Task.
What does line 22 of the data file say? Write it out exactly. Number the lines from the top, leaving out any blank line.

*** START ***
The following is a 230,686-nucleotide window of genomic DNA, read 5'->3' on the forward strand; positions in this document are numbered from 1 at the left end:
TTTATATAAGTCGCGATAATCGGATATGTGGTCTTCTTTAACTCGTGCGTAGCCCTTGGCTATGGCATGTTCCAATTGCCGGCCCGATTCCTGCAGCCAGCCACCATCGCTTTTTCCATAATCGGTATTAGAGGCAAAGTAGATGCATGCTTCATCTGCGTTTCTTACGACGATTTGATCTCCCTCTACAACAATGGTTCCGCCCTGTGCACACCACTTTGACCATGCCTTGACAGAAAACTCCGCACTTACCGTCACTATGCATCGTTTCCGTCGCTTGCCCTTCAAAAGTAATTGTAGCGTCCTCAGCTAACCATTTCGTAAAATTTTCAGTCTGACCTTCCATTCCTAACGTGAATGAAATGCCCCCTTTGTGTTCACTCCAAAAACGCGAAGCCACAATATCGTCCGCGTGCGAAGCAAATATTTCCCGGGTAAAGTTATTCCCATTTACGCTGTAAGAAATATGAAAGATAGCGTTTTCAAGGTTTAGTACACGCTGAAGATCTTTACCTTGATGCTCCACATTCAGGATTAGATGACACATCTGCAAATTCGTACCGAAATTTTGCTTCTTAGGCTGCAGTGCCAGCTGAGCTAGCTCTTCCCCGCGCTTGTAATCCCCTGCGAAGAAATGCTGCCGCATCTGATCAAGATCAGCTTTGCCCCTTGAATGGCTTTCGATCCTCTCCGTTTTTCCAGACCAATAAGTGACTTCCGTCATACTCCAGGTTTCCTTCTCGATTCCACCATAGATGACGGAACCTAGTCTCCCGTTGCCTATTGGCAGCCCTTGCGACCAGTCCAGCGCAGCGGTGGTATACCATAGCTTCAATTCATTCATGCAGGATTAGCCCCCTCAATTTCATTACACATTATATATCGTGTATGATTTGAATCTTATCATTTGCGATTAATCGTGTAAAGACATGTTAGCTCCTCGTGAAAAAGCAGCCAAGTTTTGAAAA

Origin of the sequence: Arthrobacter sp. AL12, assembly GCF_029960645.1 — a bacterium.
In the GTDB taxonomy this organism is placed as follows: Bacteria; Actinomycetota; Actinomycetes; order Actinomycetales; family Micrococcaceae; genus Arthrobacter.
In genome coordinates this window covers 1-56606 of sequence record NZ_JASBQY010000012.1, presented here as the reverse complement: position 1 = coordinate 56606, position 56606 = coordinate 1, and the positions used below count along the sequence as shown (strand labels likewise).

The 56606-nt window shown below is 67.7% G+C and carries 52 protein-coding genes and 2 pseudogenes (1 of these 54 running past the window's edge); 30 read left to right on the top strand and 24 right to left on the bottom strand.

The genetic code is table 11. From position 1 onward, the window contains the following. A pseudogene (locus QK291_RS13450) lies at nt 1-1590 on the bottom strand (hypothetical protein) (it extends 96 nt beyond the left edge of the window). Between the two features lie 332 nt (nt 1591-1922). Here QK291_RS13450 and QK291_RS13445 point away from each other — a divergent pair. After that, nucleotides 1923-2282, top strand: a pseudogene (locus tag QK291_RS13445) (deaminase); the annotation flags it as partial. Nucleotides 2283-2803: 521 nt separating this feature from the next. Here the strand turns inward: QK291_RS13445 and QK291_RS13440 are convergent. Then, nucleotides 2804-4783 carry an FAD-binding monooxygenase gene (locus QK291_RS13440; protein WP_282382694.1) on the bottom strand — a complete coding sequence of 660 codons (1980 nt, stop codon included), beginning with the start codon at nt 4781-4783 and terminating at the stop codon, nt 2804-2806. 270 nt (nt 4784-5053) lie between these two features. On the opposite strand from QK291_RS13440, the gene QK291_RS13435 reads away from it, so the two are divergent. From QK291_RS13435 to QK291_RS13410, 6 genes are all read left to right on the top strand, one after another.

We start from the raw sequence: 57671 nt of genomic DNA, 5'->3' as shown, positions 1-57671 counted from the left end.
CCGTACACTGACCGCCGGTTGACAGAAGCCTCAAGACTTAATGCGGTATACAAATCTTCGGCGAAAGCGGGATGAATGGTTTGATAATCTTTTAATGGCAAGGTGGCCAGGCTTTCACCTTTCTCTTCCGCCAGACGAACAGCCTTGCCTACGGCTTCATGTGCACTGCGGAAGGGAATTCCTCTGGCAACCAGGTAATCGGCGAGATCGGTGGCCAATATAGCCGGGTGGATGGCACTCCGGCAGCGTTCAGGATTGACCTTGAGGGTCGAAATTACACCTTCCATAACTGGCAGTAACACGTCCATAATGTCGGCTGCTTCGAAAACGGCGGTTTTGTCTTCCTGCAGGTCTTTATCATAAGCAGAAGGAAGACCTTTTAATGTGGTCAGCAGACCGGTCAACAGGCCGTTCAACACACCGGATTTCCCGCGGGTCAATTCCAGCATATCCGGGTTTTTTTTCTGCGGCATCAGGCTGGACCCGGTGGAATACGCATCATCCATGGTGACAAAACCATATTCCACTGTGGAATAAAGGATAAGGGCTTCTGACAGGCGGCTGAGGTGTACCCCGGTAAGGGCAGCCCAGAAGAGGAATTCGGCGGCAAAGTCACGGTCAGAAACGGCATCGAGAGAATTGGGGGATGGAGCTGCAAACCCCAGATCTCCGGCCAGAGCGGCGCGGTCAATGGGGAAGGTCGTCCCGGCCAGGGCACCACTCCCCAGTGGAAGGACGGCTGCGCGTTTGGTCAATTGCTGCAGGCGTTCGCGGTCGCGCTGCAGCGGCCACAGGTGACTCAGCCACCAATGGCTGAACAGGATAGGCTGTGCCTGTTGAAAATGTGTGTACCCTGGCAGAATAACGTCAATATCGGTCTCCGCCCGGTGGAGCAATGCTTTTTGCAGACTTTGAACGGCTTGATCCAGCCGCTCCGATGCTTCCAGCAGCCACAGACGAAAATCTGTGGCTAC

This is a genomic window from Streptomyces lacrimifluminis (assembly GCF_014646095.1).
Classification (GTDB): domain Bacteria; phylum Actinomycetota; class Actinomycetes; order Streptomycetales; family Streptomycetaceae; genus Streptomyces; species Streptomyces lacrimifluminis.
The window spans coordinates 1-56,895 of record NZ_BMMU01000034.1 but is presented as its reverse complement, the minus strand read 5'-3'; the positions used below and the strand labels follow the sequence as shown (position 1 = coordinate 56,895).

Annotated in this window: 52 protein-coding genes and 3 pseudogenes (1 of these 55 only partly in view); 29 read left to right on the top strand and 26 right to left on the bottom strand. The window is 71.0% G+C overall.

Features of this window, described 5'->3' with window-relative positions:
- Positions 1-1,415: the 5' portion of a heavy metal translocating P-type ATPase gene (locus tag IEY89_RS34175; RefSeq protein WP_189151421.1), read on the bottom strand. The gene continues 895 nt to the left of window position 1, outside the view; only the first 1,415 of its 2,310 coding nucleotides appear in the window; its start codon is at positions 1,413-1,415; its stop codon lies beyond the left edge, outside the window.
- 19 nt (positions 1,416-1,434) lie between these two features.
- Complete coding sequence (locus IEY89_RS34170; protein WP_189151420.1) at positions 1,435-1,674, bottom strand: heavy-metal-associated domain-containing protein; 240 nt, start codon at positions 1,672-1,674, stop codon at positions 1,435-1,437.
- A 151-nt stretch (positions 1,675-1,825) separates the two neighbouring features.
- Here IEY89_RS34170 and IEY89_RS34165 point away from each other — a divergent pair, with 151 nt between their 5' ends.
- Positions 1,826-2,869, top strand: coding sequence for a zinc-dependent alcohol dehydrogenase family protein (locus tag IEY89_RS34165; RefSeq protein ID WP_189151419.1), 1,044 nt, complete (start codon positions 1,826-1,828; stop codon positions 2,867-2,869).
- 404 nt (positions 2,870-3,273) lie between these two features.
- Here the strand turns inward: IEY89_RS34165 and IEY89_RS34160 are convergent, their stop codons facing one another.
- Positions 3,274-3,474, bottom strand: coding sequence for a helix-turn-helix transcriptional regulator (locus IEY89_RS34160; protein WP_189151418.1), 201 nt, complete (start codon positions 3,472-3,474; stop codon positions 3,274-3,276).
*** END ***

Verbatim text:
- Here the strand turns inward: IEY89_RS34165 and IEY89_RS34160 are convergent, their stop codons facing one another.